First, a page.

MONDAY 28 SEPTEMBER 2020 COMPLETEMUSICUPDATE.COM
TODAY'S TOP STORY: A US judge yesterday issued a temporary injunction putting Donald Trump's big TikTok ban on hold while the app's owner, China-based Bytedance, both fights the ban in the American courts while also trying to placate Trump et al with its big Oracle alliance... [READ MORE]
TOP STORIES US judge pauses Donald Trump's TikTok ban as Oracle plan continues to be scrutinised
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LEGAL Music industry calls on UK trade minister to put pressure on US over visa fees increase
Spotify asks judge to trim down Sosa Entertainment lawsuit

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DEALS Decca signs Marisha Wallace
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LIVE BUSINESS That new venue in Manchester to be called Co-op Live
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MEDIA BBC launches new classical music discovery service
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GIGS & FESTIVALS Teenage Cancer Trust to publish unseen footage from past Royal Albert Hall shows to raise much-needed funds
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AND FINALLY... Bill Murray responds to Doobie Brothers' copyright infringement claim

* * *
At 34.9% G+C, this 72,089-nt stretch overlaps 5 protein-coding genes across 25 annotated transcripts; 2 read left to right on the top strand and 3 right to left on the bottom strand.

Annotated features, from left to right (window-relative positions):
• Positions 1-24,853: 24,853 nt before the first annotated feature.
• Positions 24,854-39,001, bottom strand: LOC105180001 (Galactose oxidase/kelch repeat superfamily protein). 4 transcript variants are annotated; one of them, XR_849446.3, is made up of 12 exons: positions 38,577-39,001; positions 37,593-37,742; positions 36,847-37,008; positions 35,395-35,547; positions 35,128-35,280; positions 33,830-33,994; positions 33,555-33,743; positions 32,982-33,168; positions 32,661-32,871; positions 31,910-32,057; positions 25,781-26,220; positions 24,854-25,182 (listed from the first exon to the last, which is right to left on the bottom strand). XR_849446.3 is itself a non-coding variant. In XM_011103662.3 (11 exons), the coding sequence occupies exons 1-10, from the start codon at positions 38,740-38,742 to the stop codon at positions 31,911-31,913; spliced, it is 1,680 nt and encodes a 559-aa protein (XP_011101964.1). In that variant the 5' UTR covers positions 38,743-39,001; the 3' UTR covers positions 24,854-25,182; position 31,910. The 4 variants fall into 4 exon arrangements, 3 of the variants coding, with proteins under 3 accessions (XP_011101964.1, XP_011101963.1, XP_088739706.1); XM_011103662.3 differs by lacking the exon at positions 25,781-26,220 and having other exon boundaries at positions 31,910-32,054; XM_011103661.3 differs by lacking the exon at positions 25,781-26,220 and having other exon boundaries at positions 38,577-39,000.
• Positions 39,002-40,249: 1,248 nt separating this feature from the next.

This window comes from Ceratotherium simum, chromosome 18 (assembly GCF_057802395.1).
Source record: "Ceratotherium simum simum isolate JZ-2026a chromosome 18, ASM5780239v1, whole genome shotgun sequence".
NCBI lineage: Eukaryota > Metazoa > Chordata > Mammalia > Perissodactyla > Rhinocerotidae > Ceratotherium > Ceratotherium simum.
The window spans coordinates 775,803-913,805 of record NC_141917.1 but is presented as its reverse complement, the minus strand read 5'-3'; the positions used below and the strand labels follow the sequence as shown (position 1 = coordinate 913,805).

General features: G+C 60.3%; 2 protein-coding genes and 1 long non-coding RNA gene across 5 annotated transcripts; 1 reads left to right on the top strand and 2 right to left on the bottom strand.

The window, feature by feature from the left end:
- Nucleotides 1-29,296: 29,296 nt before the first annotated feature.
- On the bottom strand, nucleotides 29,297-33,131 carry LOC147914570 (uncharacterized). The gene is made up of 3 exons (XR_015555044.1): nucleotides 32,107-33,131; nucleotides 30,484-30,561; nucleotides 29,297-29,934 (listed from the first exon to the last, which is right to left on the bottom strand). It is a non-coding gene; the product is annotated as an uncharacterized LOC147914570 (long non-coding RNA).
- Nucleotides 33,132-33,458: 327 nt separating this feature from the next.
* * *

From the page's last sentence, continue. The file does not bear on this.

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US judge pauses Donald Trump's TikTok ban as Oracle plan continues to be scrutinised
A US judge yesterday issued a temporary injunction putting Donald Trump's big TikTok ban on hold while the app's owner, China-based Bytedance, both fights the ban in the American courts while also trying to placate Trump et al with its big Oracle alliance.

Trump, of course, issued an executive order last month banning Americans from transacting with TikTok and Bytedance. That order was meant to come into effect earlier this month, but Trump's commerce department voluntarily postponed the ban until yesterday.

Officially the ban is related to concerns that the Chinese government has access to the global TikTok audience and user-data. For its part, TikTok denies those allegations, says Trump really instigated the ban to seem tough on China in the run-up to the US Presidential election, and that in doing so he acted illegally and unconstitutionally.

Using all those arguments, TikTok and Bytedance are trying to get the executive order permanently overturned through the courts.

However, at the same time, TikTok has been trying to get Trump's government to voluntarily call off the ban by restructuring its global business to further prove Chinese officials don't have sneaky access to its servers. The current plan in that regard is to set up a standalone TikTik Global company, 20% owned by US firms like Oracle and Walmart, which will soon IPO on a US stock exchange.

Oracle, meanwhile, will become a technology partner of the app and seek to reassure politicians in Washington - and other countries - that TikTok user data really is kept in a safe place and that the app complies with each country's data protection laws.

Although Trump initially said that plan had his blessing, some confusion remains over just how much control Bytedance and Oracle will respectively have over the new TikTok Global business.

If Bytedance is really still in control, Trump has said he will block the deal and go ahead with the ban. But if Bytedance gives up too much control, politicians back in China might likewise seek to scupper the Oracle alliance.